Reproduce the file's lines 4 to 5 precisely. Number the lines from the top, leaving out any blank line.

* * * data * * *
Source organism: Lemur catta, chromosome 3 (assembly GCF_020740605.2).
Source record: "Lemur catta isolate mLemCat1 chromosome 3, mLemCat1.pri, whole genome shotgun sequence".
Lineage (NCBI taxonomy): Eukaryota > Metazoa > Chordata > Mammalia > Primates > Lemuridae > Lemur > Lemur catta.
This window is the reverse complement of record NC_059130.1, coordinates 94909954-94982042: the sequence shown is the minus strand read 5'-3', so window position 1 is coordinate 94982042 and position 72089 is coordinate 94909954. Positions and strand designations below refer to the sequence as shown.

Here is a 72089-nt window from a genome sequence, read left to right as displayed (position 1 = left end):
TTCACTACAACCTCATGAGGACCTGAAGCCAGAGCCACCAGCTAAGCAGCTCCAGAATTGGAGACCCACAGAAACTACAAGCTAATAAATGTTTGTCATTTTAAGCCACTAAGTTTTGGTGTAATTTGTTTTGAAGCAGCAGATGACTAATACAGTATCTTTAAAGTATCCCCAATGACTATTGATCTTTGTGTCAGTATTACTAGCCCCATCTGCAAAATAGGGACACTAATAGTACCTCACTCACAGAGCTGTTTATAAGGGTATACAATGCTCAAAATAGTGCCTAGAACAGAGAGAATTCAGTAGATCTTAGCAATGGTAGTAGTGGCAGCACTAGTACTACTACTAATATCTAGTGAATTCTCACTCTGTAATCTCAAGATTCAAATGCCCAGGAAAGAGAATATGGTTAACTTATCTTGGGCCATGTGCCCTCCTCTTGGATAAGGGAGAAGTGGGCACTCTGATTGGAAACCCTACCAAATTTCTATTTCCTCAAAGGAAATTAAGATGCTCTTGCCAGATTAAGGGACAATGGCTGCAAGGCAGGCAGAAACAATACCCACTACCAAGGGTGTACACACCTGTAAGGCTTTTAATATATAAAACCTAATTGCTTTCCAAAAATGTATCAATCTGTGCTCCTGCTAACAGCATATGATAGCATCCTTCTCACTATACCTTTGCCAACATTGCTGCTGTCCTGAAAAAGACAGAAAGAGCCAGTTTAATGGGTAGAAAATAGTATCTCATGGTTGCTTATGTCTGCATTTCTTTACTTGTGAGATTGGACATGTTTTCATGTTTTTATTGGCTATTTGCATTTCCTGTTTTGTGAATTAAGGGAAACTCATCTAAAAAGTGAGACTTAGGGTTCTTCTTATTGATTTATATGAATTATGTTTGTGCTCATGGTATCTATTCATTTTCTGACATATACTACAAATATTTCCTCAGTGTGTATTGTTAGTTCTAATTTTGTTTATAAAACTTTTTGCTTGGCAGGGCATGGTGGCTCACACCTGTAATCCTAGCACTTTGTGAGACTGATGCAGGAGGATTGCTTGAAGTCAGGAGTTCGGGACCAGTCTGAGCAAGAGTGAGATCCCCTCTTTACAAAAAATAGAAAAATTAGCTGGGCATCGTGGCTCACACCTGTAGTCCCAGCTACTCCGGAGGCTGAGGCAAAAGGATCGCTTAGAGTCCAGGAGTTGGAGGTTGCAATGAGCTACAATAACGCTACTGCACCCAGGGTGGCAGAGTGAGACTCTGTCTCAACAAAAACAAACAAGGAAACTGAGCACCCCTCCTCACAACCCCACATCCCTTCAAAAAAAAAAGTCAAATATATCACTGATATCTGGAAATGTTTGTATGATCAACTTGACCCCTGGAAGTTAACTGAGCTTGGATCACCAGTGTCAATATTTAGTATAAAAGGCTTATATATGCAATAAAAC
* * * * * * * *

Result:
This window is the reverse complement of record NC_059130.1, coordinates 94909954-94982042: the sequence shown is the minus strand read 5'-3', so window position 1 is coordinate 94982042 and position 72089 is coordinate 94909954. Positions and strand designations below refer to the sequence as shown.

Here is a 72089-nt window from a genome sequence, read left to right as displayed (position 1 = left end):